A federal judge in Texas has ruled that the healthcare law known as Obamacare is unconstitutional – a ruling that opposition Democrats quickly vowed to appeal.
15 December 2018
US District Judge Reed O’Connor’s decision came on the eve of a Saturday deadline to sign up for 2019 coverage in the federal healthcare program, known officially as the Affordable Care Act.
The White House said it expects the case to be appealed to the Supreme Court. “Pending the appeal process, the law remains in place,” it said in a statement.
At the US Supreme Court, five justices in the nine-judge court who voted to uphold Obamacare in a separate case in 2012 are still on the bench.Conservative Republicans have long opposed President Barack Obama’s landmark healthcare plan which he signed into law in 2010.
Trump’s response to the Obamacare ruling reveals his bind on healthcare
The president tweeted out a request for a “GREAT” healthcare law, after a federal court ruled Obamacare unconstitutional.
By Rachel Withers Dec 15, 2018, Vox
Even as President Donald Trump cheered a Friday federal court ruling that declared Obamacare unconstitutional, he was already calling for a new law that would reinstate some of the popular provisions that Texas v. United States was looking to undo, including protections for preexisting conditions.
He turned to Twitter to ask Congress for a replacement: a “STRONG law that provides GREAT healthcare and protects pre-existing conditions.” He directed Senate Majority Leader Mitch McConnell and soon-to-be House Majority Leader Nancy Pelosi to “get it done.”
Earlier Friday evening, a federal judge in Texas found that since a 2017 tax bill removed the fine for remaining uninsured, the individual mandate was now unconstitutional. (It was originally upheld in the Supreme Court as a “tax,” but without a penalty, can no longer be considered so, US DistrictJudge Reed O’Connor found.) Twenty state attorneys argued in a lawsuit partially supported by the Trump administration that the entire Affordable Care Act has to go, too. O’Connor agreed.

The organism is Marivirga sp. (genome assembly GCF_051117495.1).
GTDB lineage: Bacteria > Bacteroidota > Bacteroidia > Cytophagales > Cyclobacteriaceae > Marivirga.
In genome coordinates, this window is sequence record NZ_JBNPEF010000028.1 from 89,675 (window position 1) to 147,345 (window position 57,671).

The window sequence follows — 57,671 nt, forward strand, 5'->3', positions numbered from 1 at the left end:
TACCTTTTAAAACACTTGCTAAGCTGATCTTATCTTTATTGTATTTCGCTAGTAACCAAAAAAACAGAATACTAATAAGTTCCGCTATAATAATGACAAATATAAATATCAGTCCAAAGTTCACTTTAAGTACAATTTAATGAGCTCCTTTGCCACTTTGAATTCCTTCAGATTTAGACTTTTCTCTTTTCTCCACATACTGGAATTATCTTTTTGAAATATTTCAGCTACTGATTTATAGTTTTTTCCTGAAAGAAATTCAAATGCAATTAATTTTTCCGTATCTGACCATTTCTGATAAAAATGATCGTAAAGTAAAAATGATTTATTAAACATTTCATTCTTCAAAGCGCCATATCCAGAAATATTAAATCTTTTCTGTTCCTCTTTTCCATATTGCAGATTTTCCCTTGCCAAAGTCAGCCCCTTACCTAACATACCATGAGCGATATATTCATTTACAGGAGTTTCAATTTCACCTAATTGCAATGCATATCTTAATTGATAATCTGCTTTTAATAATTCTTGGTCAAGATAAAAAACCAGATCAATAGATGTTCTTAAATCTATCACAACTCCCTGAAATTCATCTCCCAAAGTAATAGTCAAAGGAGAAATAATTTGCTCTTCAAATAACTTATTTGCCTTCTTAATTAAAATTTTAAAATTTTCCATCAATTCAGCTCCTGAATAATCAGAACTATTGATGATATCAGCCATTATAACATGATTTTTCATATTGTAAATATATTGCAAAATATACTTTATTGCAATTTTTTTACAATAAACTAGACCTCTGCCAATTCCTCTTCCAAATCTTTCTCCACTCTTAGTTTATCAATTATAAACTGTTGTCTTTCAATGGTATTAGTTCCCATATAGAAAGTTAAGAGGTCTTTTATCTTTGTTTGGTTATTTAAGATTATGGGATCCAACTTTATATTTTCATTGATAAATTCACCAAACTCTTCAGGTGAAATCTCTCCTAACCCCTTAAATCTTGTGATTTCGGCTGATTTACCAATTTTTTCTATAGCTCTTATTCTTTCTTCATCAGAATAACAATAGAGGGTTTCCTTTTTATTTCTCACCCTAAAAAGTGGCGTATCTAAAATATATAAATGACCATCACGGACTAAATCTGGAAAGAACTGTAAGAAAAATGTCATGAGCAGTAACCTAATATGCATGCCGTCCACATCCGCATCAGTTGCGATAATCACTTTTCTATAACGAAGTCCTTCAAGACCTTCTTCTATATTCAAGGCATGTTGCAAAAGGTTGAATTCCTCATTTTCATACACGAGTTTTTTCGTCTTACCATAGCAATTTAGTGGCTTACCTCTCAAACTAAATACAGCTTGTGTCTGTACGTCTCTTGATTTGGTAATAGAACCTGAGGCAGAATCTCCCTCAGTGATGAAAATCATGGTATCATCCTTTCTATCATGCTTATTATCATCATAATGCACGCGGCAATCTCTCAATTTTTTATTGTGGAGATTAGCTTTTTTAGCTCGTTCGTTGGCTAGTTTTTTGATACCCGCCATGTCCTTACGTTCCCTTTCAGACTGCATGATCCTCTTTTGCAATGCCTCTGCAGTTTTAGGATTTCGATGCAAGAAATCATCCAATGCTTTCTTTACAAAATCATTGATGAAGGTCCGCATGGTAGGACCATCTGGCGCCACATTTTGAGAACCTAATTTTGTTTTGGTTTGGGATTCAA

“The Court finds the Individual Mandate ‘is essential to’ and inseverable from ‘the other provisions’ of the ACA,” the judge wrote in a late Friday ruling.
Trump claimed late Friday that he had predicted “all along” that Obamacare would be struck down as unconstitutional. “All along” is a vague and questionable claim, as the unconstitutionality ruling, which is expected by many to be overturned, relies on Congress’s 2017 tax bill, which ended the financial penalties for remaining uninsured….
…It’s not clear what the Trump administration will do next, or who will appeal on behalf of the law. While the administration did not defend the ACA in court, a group of attorneys general from 16 pro-Obamacare states (and the District of Columbia) stepped in to defend the law, and California Attorney General Xavier Becerra has already vowed to appeal the decision, according to Politico, though it’s not clear when.
But Trump himself appears to be calling for a new law, or even a stronger one, and he’s not alone.
As Klein argued on Friday, the GOP’s continued assault on the Affordable Care Act is actually a strong argument for Democrats gunning to implement some version of Medicaid-for-all. Just imagine: “a universal health care system simple enough and popular enough that it is safe from constant political and legal assault.”